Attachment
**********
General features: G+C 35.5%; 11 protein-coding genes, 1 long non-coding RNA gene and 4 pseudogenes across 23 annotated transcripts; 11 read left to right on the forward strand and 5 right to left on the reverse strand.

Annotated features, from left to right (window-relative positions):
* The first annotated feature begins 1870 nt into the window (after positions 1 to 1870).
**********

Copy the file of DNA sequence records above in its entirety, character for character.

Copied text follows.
General features: G+C 35.5%; 11 protein-coding genes, 1 long non-coding RNA gene and 4 pseudogenes across 23 annotated transcripts; 11 read left to right on the forward strand and 5 right to left on the reverse strand.

Annotated features, from left to right (window-relative positions):
* The first annotated feature begins 1870 nt into the window (after positions 1 to 1870).